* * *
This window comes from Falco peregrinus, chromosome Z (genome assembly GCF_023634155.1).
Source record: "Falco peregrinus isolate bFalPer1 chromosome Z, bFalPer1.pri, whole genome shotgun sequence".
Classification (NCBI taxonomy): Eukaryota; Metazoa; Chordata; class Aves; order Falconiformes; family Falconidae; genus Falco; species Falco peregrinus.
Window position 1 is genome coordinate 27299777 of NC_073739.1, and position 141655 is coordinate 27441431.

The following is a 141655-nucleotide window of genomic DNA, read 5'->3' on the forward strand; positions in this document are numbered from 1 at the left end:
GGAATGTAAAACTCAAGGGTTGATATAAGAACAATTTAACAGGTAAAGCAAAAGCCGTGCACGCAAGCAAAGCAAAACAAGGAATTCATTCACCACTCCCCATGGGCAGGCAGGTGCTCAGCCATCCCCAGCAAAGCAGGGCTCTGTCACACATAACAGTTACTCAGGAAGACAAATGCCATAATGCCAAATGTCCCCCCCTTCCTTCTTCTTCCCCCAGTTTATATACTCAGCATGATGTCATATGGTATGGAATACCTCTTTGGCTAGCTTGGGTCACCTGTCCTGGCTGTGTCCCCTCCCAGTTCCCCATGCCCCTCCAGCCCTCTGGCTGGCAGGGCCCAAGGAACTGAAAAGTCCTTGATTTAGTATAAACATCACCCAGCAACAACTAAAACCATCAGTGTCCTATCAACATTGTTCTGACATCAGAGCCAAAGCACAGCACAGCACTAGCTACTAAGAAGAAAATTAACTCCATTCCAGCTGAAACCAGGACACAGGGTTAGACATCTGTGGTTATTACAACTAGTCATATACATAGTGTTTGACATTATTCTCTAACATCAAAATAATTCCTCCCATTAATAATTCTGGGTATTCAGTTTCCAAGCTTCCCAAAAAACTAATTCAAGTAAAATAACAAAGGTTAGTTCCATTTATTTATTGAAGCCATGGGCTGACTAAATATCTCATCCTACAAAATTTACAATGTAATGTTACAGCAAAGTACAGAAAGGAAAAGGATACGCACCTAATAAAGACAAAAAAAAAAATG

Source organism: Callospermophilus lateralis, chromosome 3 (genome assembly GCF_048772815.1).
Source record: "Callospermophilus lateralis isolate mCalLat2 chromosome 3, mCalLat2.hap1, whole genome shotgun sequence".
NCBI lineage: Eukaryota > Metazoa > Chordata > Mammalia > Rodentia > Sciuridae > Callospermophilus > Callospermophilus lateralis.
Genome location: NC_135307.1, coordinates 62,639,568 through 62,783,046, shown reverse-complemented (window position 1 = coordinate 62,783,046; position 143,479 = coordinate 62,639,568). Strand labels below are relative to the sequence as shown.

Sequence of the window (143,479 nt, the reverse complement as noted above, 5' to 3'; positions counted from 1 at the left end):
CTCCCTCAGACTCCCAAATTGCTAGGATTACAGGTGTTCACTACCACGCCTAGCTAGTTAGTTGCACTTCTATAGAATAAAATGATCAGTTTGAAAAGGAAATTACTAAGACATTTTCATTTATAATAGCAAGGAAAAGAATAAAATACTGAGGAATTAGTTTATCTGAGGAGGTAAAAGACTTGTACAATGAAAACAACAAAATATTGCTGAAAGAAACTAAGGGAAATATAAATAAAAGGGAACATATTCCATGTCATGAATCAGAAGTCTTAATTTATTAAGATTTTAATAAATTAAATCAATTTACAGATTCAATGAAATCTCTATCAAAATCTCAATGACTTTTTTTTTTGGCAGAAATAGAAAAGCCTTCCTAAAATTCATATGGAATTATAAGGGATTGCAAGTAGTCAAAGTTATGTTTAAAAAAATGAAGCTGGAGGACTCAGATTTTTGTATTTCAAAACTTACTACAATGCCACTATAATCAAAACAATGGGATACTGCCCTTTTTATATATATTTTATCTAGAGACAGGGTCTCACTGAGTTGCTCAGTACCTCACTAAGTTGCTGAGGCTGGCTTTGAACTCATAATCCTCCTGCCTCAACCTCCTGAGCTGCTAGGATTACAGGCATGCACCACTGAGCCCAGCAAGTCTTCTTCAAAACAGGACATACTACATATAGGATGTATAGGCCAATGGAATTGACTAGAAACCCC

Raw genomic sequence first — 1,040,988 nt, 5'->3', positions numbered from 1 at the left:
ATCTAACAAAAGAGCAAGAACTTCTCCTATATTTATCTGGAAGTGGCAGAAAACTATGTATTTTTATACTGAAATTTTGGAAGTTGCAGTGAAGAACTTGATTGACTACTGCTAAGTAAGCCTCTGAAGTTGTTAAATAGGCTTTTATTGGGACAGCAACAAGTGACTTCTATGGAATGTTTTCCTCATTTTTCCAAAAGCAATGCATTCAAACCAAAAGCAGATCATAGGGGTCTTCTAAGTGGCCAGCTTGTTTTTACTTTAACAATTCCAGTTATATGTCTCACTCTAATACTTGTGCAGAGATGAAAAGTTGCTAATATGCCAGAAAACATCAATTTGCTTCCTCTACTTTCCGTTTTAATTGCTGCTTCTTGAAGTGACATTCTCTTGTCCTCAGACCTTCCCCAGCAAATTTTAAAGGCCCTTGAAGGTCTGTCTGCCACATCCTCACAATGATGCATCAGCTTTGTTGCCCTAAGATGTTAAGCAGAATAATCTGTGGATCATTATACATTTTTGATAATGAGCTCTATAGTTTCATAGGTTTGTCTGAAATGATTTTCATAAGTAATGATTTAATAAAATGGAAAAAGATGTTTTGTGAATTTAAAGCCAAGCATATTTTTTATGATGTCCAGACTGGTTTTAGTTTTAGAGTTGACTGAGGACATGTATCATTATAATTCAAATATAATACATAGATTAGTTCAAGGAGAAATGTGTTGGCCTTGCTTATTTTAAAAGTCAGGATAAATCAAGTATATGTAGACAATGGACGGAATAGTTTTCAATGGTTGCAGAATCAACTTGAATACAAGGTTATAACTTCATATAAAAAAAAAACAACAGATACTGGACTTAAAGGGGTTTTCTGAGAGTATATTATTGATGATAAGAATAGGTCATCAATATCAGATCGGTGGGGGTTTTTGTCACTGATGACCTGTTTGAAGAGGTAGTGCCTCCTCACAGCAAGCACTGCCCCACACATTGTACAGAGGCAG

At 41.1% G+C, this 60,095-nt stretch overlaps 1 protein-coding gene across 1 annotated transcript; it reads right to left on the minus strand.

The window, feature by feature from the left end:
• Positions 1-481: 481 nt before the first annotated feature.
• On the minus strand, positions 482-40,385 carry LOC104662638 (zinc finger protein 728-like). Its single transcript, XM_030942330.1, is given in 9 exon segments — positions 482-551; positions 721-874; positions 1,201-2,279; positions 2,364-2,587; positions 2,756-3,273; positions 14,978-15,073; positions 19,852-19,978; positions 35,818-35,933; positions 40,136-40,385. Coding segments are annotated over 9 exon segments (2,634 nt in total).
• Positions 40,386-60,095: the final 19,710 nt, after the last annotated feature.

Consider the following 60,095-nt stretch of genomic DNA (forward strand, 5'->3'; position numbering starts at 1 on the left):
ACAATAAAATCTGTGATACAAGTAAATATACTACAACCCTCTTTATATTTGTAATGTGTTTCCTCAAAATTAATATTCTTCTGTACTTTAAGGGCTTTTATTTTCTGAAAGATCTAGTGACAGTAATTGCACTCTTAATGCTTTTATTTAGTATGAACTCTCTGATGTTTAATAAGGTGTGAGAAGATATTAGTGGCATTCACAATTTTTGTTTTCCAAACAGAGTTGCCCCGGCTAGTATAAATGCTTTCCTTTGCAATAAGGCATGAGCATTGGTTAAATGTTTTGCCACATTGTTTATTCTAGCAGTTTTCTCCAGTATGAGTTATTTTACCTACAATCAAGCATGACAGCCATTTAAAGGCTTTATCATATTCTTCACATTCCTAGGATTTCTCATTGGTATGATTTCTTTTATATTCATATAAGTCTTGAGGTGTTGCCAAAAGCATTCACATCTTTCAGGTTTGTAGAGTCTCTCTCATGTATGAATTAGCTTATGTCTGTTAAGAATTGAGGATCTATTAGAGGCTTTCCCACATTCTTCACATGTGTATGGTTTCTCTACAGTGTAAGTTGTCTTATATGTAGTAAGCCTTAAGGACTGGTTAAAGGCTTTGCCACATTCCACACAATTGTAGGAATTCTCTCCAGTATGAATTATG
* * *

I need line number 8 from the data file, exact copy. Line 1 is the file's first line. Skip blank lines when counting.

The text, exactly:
Source record: "Callospermophilus lateralis isolate mCalLat2 chromosome 3, mCalLat2.hap1, whole genome shotgun sequence".